BOSTON -- Perhaps the Red Sox have found their much-coveted next wave of impactful arms from this year's Draft. The bats have been developed in ample supply in recent years, from Mookie Betts to Xander Bogaerts to Jackie Bradley Jr. to Andrew Benintendi. :: 2017 MLB Draft coverage ::It has
email@example.com@firstname.lastname@example.orgBOSTON -- Perhaps the Red Sox have found their much-coveted next wave of impactful arms from this year's Draft. /email@example.comfirstname.lastname@example.orgemail@example.com
firstname.lastname@example.org@email@example.comThe bats have been developed in ample supply in recent years, from Mookie Betts to Xander Bogaerts to Jackie Bradley Jr. to Andrew Benintendi. /firstname.lastname@example.orgemail@example.comfirstname.lastname@example.org
:: 2017 MLB Draft coverage ::
It has been a different story from the mound, however, as the Sox have had to go outside the organization in recent years to replenish their pitching.
That could soon change, with the hope that some of the selections of the last three days will be on regular display from the mound of Fenway Park in the coming years.
• Red Sox top 30 prospects
In all, the Red Sox took 18 pitchers in the 40 rounds.
The emphasis on adding arms became apparent from the outset. The first pick the Sox took was Missouri right-hander Tanner Houck.
"We plan to develop him as a starter," said vice president of amateur scouting Mike Rikard. "That's the plan. The scouts on our staff have tremendous conviction that he's going to end up as a starter."
Overall, four of the first six selections by Rikard and his staff were right-handed pitchers.
Fourth-rounder Jake Thompson emerged into the ace of a loaded Oregon State team that is gearing up for the College World Series. Alex Scherff from Colleyville Heritage High School (Texas) had one of the best changeups in high school this season, and a fastball that can reach the upper 90s.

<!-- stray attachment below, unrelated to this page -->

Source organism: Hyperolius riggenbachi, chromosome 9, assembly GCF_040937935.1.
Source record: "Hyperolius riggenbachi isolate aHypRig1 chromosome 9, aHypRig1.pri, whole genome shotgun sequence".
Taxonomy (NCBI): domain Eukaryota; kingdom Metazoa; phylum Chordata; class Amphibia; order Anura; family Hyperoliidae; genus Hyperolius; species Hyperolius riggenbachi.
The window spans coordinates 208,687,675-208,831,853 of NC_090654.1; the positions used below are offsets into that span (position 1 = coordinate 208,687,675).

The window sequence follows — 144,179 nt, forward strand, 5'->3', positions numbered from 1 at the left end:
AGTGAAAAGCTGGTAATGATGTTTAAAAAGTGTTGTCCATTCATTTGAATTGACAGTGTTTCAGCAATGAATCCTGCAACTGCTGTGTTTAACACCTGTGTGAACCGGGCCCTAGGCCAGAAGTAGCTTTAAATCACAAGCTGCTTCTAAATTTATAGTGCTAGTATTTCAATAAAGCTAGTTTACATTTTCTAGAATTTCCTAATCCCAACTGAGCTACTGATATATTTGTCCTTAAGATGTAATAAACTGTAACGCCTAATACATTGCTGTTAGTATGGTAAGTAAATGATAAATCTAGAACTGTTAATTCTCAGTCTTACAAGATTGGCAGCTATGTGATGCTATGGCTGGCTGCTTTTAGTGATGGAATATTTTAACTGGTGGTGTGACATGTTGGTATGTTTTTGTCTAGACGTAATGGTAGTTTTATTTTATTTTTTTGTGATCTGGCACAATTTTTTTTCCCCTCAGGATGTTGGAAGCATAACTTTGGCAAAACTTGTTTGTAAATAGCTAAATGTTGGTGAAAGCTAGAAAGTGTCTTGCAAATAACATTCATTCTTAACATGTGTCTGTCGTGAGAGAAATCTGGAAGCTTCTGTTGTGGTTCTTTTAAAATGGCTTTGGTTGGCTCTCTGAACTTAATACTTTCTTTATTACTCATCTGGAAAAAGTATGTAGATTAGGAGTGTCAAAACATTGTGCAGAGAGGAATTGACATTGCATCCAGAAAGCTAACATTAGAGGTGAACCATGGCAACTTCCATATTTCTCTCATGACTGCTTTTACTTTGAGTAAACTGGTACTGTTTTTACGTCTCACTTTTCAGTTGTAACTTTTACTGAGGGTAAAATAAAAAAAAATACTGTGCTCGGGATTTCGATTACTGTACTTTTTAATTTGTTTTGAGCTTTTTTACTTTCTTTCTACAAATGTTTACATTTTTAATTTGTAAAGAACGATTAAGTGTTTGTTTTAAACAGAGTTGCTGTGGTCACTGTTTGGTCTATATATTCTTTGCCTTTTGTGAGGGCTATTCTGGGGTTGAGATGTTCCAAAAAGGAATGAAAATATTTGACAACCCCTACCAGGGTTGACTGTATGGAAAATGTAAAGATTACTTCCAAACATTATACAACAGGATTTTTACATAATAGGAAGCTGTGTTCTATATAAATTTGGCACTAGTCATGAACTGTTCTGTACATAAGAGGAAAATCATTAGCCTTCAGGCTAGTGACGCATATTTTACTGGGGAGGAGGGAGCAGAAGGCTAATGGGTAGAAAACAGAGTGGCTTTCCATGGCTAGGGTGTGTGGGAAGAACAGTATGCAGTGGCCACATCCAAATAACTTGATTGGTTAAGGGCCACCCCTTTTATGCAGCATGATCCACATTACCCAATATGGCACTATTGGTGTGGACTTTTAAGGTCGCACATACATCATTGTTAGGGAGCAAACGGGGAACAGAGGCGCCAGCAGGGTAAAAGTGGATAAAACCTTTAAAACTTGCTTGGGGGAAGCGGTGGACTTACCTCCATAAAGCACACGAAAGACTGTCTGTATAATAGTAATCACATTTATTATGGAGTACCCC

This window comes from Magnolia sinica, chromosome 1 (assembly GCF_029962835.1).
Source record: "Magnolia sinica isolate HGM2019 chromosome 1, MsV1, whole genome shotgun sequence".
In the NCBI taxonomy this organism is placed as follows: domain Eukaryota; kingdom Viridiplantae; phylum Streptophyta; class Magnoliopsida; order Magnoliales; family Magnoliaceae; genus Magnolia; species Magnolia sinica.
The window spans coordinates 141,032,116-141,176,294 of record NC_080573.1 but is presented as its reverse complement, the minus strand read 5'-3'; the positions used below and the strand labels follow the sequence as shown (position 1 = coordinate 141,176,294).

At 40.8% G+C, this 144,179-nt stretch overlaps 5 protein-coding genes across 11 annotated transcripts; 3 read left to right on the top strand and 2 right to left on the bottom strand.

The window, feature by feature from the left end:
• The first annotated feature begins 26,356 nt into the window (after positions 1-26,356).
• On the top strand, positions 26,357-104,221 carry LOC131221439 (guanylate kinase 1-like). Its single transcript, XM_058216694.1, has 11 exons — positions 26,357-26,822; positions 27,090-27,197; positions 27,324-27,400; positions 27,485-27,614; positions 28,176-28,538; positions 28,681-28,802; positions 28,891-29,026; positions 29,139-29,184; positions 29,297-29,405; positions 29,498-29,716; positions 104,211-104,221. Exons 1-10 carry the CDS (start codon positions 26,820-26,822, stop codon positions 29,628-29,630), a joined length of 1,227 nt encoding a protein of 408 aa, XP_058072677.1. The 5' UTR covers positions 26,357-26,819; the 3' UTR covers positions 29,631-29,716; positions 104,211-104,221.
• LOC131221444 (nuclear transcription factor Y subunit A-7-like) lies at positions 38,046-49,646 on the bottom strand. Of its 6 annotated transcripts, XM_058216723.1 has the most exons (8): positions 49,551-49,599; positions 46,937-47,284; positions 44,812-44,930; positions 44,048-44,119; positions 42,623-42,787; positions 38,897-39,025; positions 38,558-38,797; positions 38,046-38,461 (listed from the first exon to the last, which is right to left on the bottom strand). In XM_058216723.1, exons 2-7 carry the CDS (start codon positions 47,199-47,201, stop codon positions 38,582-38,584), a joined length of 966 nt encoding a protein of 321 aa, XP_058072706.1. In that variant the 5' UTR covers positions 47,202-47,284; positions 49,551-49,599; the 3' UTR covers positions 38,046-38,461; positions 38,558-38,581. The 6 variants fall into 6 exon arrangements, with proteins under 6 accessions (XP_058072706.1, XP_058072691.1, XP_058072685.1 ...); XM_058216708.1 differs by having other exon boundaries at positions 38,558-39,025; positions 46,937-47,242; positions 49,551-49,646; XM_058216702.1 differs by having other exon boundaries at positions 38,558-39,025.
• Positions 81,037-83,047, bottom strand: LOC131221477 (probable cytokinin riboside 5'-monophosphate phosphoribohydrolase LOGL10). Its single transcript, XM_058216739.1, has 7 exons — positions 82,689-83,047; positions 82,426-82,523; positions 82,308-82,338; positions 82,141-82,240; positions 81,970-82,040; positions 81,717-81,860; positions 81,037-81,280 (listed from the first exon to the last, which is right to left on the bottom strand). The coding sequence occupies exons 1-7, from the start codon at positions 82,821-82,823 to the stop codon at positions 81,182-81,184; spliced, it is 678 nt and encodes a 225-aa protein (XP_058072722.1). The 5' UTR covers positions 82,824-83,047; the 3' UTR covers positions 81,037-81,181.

Seton Hall's Zach Schellenger has a big arm out of the bullpen. There should also be momentum from last year's Draft, when the Sox got ultra-talented lefty Jay Groome with the 12th overall pick.
"I'm pretty excited," said Rikard. "I think that we got some quality pitching. And guys that have stuff and guys that are ready to challenge pretty quickly. We have a couple of guys that have a chance to be starters and then the relievers have a chance to move pretty quickly. I like the blend of it. I'm confident we have a group of guys that have good makeup and character and winning attributes that will allow us to win some games one day."
The Red Sox are confident they found some position players who will help, particularly center fielder Cole Brannen (2nd round) and second baseman Brett Netzer (third round). They are both left-handed hitters with good bat control who should be able to take advantage of Fenway Park.
"We do see some power projection there with Cole, and he's a good runner -- a well above-average runner. He's really a five-tool player," said Rikard. "Brett is an advanced hitter. We like his approach, we like his swing mechanics. He checks all the boxes in terms of things we look for from a hitter."
Given that the Red Sox have traded their share of highly-coveted prospects in recent years to land the likes of Craig Kimbrel and Chris Sale, it isn't surprising that the club took 26 college players in this Draft. College players traditionally get to the Major Leagues quicker.
Ian Browne has covered the Red Sox for MLB.com since 2002. Follow him on Twitter @IanMBrowne and Facebook.